c. The Holy Spirit is not the focal point on the day of Pentecost, but Christ is. Notice how Peter’s sermon is all about Christ. It’s a truly Christ-centred sermon. He doesn’t explain who the Holy Spirit is, but who Jesus is.

e. And the Holy Spirit is sometimes called the “Spirit of Christ.”

 

Can you see then, how the role of the Holy Spirit is to bring glory to Christ? As J.I Packer puts it, “The Spirit, we might say, is the matchmaker, the celestial marriage broker, whose role it is to bring us and Christ together and ensure that we stay together.”

 

If this is the general work of the Holy Spirit, then there are some very important implications.

What is the test of true Spirituality? There’s a lot of weird and wonderful stuff out there. Outside and inside the Church! The test then of true Spirituality is not the feelings, not the emotive aspect (although we should be engage emotionally), not the healings, not the tongue speaking, rather the true test of Spirituality is whether Christ is being exalted. To put it differently, the test of any so called Spiritual movement is also whether people are directed to faith, hope, love, obedience and adoration of Christ.

Take the church in Corinth for example. They thought they were super Spiritual. But Paul says, “Brothers, I could not address you as spiritual but as worldly – mere infants in Christ. I gave you milk, not solid food, for you were not yet ready for it. Indeed, you are still not ready. You are still worldly.” What was missing? Christ.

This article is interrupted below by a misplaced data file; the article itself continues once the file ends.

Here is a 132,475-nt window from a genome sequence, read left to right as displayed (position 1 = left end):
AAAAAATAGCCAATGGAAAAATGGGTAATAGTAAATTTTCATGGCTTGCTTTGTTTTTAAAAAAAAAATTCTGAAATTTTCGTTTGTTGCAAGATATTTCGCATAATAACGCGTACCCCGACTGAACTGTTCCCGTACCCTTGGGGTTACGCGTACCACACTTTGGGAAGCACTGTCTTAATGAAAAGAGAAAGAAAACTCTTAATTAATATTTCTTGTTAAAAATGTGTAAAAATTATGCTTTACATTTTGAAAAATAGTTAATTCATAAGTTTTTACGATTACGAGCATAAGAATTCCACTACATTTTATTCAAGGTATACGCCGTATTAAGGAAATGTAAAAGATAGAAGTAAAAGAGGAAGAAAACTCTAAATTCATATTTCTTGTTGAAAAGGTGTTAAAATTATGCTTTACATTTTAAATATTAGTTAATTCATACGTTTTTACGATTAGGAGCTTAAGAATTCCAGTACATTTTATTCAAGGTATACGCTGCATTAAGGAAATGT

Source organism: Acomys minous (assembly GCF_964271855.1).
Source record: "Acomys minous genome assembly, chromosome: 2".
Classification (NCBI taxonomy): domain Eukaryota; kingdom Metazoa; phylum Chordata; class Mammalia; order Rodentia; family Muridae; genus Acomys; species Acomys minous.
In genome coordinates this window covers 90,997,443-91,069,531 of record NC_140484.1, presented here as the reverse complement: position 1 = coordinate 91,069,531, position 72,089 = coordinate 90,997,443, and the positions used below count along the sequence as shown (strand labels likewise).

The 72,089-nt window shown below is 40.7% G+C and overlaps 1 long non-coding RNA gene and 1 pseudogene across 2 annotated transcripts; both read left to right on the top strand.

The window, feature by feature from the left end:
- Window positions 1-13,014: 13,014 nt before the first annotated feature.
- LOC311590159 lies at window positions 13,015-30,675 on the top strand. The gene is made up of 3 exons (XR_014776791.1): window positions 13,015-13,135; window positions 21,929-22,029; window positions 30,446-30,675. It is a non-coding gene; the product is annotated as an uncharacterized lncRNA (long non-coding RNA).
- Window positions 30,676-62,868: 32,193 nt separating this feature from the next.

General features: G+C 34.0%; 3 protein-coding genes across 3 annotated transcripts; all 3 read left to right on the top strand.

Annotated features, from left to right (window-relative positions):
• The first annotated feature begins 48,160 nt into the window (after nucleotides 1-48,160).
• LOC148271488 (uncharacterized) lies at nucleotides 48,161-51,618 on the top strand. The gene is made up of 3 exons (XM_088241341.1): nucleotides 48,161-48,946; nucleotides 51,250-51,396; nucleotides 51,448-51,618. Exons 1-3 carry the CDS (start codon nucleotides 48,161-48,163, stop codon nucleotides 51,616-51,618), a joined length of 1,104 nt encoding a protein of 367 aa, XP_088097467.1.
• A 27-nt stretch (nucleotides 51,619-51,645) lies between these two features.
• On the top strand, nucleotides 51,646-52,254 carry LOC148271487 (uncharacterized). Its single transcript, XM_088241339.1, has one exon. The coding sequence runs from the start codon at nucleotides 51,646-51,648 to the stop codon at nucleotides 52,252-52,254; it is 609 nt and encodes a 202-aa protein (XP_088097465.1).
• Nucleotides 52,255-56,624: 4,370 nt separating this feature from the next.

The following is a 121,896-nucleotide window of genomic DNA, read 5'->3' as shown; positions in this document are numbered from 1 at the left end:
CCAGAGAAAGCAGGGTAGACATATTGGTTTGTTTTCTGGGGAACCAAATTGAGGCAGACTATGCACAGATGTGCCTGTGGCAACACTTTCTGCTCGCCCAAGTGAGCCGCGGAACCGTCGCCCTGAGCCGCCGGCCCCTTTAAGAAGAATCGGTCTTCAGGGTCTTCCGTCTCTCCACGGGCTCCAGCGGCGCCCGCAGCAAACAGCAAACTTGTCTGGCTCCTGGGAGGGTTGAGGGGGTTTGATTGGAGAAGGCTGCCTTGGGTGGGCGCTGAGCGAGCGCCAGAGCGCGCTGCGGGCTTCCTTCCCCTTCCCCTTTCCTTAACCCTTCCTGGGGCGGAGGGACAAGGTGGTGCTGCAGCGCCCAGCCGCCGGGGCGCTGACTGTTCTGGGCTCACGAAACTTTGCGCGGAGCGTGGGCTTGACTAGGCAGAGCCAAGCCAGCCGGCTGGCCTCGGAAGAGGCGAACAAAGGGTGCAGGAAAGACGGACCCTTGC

Finally, God the Spirit comes to strengthen us. Now we are moving from the general to the specific. And as we move to the specific we see the multifaceted work of the Spirit. There are many aspects to the Holy Spirit’s work. The Holy Spirit regenerates the heart. The Holy Spirit produces faith and repentance.  The Holy Spirit sanctifies the believer and is called the “Holy” Spirit. The Holy Spirit leads us in the truth of Christ.

 

But, there’s another aspect that I want to focus in on today. That is the Holy Spirit as our Paracletos. There are what is called five Paraclete passages in John’s gospel (John 14:16-17, 26; 15:26-27; 16:7-11, 12-15).

 

What does parakletos mean?  

In the first century a family would often have their own Paraclete to help them in court whether as an advocate, a witness, or a representative. The idea is that this person comes alongside to help or strengthen.

 

How do you translate parakletos into modern day English?

The KJV refers to the Holy Spirit as comforter. That made sense in Old English because comfort used to mean “with strength.” However, today, as Carson says, ‘comfort’ might sound like a quilt or a do gooder at a funeral wake.

The ESV refers to the Holy Spirit as Helper. The only issue with ‘Helper’  is that it has overtones of being subordinate. But, the Holy Spirit is some sort of junior assistant.

Other Bibles refer to the Holy Spirit as Advocate. But, this sounds too much like a court context. The Holy Spirit ‘s work is not just for a court room!